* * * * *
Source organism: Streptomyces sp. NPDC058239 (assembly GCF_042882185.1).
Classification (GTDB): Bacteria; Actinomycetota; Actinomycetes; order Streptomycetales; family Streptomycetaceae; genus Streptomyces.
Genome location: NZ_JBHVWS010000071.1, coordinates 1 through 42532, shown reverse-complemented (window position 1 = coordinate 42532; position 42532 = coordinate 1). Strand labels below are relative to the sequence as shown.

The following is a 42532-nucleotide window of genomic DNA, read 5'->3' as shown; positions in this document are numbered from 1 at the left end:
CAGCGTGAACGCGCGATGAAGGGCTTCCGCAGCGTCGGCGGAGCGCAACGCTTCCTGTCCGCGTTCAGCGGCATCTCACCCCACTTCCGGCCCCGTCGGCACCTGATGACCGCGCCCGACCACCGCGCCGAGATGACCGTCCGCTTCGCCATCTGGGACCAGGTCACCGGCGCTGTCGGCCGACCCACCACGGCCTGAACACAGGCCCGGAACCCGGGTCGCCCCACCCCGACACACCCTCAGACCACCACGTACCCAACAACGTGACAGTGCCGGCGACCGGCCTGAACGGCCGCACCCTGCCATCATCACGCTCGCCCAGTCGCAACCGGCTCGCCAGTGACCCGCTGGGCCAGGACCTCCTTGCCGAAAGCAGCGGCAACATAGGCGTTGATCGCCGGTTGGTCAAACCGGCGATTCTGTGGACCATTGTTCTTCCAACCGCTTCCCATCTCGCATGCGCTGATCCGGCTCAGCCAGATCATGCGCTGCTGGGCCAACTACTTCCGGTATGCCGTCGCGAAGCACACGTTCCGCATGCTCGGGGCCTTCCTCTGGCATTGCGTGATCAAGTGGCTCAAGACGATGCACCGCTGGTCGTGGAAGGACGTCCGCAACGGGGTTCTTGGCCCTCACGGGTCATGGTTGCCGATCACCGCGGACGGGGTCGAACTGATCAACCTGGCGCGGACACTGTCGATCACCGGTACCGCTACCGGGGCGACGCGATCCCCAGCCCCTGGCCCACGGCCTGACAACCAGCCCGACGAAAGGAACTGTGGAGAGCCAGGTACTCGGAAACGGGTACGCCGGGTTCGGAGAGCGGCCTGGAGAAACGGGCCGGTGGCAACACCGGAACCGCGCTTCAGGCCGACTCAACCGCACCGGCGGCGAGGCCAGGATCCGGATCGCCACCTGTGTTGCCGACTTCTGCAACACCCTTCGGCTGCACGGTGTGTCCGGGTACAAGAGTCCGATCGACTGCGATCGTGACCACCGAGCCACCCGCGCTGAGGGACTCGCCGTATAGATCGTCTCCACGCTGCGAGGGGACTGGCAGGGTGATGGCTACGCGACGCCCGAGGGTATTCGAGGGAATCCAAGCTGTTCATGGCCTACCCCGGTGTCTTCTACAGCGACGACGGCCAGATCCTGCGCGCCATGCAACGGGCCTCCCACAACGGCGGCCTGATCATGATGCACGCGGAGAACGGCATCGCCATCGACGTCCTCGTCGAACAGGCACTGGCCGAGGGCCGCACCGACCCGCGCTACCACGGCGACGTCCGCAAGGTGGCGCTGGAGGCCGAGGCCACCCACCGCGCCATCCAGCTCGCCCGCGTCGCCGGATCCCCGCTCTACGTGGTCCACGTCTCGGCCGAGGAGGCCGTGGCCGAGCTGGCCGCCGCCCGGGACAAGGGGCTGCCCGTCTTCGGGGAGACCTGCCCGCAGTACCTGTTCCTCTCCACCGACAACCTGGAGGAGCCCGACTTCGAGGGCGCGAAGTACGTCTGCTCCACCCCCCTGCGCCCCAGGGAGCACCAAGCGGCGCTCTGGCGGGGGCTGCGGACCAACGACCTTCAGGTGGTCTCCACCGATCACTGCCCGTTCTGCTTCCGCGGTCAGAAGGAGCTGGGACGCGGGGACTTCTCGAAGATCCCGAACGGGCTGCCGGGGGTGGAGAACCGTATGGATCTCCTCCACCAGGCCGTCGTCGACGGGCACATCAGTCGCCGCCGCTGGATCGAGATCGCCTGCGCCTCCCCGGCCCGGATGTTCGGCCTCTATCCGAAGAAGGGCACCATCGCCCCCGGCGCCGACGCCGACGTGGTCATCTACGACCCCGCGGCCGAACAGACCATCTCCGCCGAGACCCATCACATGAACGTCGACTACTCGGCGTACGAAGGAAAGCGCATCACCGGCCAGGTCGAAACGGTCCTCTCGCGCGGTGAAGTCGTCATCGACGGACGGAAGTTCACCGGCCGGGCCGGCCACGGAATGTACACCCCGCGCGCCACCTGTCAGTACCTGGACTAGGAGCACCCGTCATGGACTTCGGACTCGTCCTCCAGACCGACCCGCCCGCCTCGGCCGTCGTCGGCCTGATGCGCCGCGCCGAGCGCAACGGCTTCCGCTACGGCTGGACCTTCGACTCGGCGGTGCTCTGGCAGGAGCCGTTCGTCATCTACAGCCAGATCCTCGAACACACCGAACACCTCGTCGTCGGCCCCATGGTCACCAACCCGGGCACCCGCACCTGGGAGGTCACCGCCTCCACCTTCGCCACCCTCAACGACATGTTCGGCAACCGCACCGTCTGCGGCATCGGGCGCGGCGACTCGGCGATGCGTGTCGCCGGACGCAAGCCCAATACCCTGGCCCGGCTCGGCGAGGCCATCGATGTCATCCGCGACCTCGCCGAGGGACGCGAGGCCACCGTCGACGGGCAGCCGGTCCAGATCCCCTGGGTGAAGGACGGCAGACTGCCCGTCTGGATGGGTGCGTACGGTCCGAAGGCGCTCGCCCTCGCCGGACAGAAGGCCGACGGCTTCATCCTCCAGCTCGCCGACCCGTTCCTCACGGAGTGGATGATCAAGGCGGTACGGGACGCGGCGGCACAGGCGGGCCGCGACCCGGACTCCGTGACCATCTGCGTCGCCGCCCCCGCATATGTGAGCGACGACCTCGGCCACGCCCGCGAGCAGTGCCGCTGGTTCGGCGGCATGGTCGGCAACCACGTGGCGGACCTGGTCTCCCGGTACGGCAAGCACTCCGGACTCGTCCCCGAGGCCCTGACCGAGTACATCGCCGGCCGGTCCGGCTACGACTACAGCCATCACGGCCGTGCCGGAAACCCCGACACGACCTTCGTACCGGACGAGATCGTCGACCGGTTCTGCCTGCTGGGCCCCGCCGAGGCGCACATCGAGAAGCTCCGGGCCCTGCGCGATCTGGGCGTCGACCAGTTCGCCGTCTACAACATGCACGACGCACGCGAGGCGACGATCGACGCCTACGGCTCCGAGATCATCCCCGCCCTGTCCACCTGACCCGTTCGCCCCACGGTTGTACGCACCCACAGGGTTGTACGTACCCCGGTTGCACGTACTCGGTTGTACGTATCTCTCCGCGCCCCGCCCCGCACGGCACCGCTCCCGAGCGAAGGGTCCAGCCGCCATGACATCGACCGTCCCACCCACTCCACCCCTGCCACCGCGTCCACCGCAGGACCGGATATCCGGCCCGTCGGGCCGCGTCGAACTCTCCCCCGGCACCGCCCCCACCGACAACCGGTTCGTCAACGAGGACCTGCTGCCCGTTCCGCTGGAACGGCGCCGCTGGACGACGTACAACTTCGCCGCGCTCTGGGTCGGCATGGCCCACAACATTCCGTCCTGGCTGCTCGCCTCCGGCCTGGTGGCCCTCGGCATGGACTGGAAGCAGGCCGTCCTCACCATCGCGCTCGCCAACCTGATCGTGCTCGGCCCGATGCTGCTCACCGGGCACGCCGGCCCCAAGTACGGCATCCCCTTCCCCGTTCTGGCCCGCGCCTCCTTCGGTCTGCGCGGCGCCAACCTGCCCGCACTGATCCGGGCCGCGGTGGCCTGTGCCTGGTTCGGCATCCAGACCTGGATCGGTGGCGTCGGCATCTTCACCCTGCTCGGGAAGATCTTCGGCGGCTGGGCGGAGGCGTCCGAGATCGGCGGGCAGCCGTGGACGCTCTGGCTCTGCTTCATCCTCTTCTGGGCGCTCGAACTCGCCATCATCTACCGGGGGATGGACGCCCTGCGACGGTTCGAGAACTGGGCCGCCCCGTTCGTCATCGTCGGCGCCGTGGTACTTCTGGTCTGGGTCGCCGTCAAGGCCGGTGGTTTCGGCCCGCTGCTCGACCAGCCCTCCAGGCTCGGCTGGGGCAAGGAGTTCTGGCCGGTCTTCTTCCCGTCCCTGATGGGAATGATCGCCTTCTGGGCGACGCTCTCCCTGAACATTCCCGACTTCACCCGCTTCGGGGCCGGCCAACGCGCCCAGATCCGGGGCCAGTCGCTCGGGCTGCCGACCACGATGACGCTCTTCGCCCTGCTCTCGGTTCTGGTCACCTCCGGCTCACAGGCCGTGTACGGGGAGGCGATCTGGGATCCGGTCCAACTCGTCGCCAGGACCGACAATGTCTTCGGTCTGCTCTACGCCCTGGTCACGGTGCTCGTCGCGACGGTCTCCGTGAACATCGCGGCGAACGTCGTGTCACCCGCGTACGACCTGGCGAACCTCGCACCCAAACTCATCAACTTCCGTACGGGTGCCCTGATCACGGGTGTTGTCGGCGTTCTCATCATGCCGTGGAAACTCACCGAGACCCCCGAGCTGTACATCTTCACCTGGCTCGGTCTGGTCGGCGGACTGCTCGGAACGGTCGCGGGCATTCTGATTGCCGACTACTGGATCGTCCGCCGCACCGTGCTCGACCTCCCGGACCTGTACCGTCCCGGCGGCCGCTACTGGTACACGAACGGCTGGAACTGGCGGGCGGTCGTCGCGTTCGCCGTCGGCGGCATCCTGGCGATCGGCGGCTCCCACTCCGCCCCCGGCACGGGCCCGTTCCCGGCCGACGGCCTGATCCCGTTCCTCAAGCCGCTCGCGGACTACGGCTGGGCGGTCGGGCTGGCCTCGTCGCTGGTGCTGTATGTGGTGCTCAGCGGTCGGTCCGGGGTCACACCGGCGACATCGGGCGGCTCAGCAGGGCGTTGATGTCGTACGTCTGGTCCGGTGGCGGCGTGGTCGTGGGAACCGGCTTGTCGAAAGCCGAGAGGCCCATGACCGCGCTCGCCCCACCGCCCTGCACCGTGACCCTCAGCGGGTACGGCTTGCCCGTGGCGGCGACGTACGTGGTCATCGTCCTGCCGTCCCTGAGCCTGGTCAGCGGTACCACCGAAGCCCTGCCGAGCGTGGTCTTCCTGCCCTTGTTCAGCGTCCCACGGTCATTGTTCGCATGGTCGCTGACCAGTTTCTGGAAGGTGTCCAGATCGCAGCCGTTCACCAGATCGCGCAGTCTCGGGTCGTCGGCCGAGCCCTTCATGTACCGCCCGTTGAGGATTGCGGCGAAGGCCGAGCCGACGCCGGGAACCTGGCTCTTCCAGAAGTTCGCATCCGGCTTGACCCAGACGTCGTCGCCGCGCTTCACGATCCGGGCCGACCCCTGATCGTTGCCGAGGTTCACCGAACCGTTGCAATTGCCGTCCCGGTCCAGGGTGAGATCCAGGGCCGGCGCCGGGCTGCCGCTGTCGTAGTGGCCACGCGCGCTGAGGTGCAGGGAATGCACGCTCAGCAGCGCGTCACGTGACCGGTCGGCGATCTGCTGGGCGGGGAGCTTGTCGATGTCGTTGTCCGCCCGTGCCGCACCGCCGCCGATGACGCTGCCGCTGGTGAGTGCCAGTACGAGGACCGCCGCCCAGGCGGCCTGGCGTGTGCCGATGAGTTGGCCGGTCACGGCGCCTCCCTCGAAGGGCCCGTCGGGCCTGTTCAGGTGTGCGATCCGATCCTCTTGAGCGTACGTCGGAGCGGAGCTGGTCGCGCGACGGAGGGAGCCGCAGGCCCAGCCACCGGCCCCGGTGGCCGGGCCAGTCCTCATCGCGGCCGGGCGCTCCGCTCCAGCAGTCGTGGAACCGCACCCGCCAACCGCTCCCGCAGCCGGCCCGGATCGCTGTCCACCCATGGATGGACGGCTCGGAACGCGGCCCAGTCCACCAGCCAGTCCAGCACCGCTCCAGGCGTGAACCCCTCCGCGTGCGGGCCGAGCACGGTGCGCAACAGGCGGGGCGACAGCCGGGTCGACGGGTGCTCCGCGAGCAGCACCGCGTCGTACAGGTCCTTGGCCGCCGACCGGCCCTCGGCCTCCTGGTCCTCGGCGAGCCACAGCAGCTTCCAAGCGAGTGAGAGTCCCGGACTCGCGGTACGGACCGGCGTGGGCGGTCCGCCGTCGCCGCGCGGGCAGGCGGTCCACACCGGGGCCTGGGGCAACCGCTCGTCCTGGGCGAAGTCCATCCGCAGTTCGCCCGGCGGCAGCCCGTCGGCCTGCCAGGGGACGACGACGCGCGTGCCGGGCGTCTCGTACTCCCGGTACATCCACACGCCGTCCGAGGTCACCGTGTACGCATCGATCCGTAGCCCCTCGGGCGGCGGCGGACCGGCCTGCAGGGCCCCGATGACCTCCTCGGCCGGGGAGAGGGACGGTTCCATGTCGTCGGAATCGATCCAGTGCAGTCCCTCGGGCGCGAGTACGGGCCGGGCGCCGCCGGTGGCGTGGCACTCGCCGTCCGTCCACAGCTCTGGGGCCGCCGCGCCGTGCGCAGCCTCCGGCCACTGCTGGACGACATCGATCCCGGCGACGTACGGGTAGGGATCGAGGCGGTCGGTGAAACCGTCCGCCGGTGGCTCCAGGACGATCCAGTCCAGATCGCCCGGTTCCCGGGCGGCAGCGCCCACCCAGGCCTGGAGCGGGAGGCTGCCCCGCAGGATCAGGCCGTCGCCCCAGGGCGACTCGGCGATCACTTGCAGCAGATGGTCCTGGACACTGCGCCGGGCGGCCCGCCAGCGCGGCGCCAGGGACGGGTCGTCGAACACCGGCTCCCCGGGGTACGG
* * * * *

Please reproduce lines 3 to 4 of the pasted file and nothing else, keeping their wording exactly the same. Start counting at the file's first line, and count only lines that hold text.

Genome location: NZ_JBHVWS010000071.1, coordinates 1 through 42532, shown reverse-complemented (window position 1 = coordinate 42532; position 42532 = coordinate 1). Strand labels below are relative to the sequence as shown.

The following is a 42532-nucleotide window of genomic DNA, read 5'->3' as shown; positions in this document are numbered from 1 at the left end: